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Can digital events really replace physical events?

By changing the medium, the approach must also change

Can digital events really replace physical events? By changing the medium, the approach must also change

Since the Covid-19 threat has disrupted its calendar, fashion has retreated into the digital space, where in recent weeks it is trying to adapt with a series of initiatives that would continue to perpetuate previous traditions by placing them in the context of a new medium. Recently, Carine Roitfeld's digital fashion show was intended to present itself as an example of a digital surrogate at the real fashion show while Anna Wintour organized the livestream A Moment with the Met to celebrate the (this year missed) anniversary of the Met Gala. The two events were profoundly different: the first had the edge of the show-event, with the involvement of leading industry figures such as models and designers; the second combined musical and documentary performances. Both initiatives, however well organized, have emphasized how replacing physical events is not an easy thing making clear that, in terms of the digital revolution, fashion will have to rethink the approach of many traditional formats.

A hallmark of all these events has been the capture of the great fashion personalities within their homes. This change of perspective does not have too much impact on cultural, documentary or musical content – which rather becomes more democratic and accessible to all. The series of videos and livestreams published by Vogue to celebrate the Monday of the Met Gala has nothing different from any documentary or television program.  There is a greater change, however, when digital tries to supplant the fashio show: it is one thing to see Anna Wintour in her studio tell the story of the Met Gala, another is to see models and models in the kitchen of their own home walking on an imaginary catwalk - a show that makes you understand how much the fascination of fashion is related to its escapism, its ability to create experiences.  As Vaness Friedman wrote on  The New York Times:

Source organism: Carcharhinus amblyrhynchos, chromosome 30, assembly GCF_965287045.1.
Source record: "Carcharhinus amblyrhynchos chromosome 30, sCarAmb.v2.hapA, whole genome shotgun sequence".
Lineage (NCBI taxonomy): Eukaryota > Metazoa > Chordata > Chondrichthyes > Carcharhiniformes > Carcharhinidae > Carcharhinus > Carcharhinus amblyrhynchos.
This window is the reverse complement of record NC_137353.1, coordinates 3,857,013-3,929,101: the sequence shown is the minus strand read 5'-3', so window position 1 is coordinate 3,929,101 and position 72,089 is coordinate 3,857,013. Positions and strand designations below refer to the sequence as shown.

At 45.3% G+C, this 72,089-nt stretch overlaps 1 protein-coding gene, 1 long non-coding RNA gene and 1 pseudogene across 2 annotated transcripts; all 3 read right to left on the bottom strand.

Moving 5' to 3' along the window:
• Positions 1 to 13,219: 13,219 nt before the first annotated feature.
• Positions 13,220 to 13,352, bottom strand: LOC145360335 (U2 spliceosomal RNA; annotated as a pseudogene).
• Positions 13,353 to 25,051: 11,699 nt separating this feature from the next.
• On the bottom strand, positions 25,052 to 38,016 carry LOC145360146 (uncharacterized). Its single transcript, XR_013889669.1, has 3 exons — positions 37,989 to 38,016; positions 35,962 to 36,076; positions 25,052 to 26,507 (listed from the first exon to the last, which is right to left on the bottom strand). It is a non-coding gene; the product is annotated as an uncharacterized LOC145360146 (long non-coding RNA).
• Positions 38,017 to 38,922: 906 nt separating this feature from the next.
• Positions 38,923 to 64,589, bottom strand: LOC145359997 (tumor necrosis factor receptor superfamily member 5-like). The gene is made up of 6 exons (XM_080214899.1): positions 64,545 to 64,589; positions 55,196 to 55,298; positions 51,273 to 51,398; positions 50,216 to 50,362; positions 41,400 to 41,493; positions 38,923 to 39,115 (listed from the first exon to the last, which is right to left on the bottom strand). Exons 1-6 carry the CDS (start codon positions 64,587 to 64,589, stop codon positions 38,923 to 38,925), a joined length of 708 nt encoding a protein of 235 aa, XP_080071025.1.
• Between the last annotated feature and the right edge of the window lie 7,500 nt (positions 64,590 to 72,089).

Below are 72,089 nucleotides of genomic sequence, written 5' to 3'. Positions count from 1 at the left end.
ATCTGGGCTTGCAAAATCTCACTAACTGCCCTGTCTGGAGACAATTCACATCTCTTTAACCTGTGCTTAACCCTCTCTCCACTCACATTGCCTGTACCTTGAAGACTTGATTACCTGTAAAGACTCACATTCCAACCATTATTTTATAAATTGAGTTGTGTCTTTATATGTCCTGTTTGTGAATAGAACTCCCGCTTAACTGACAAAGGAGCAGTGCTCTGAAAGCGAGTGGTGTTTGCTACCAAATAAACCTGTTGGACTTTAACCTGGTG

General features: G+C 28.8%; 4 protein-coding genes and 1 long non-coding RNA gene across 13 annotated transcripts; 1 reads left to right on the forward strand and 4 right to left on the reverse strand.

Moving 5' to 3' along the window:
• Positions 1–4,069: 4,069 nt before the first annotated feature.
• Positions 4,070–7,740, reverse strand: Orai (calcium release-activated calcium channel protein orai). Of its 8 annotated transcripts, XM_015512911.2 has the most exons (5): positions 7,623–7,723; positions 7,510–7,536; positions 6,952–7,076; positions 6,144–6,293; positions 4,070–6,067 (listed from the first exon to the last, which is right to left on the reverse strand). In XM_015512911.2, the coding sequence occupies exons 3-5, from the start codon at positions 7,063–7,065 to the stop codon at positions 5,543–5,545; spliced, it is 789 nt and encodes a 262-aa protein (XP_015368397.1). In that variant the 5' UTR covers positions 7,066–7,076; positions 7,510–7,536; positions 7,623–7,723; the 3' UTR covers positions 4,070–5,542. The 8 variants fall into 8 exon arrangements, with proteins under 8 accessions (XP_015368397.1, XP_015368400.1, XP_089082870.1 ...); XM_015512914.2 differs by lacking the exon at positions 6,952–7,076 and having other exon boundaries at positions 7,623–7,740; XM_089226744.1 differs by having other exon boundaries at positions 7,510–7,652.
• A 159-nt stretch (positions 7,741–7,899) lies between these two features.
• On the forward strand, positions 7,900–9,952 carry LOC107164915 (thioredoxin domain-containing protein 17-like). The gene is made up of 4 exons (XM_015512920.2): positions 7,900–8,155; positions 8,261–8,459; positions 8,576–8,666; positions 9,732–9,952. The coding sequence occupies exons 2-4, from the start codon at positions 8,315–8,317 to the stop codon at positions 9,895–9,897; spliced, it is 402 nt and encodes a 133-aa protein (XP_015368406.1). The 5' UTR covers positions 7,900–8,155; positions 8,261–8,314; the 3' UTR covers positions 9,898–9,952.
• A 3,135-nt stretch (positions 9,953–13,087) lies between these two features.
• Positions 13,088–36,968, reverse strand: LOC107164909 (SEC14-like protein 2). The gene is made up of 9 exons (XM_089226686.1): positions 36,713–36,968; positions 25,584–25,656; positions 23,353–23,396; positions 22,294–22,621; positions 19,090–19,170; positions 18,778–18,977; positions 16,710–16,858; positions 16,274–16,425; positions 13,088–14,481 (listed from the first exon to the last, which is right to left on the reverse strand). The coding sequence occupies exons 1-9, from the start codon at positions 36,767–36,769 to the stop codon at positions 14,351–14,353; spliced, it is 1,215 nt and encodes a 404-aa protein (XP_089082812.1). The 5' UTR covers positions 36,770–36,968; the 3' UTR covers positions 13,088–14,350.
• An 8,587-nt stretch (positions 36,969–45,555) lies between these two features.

“And the result was … charming. But ultimately it was less about the pleasure and potential of clothes than about the pleasure of voyeuristic glimpses of famous people in their homes. […] The fashion show form has lasted for decades precisely because it works so well — in real life.  […] There’s an opportunity now to provide a different solution. What it demands though is not just recreating events, but rethinking them entirely”.

Models and dresses work well in fashion shows but, separated from their context, removed from the whole and isolated in their homes return to being everyday individuals, more attractive than average, but not worthy of more attention than we give to anyone else in our Instagram feed. Many industry insiders, Armani in the first place, have pointed to the fashion shows as useless dissipations of money and energy and are right, to the extent that the show of the show exceeds the quality of clothes on the catwalk. But the show is also a ritual whose merit is to make tangible and repeatable a type of aesthetic experience that is not limited to the purchase of clothes, but concerns the cultural and creative value of fashion. The movement from physical approach to digital approach, therefore, should cause a format shift that leaves the physical world the traditional fashion show and finds innovative and effective ways to celebrate that cultural and creative value through a new medium.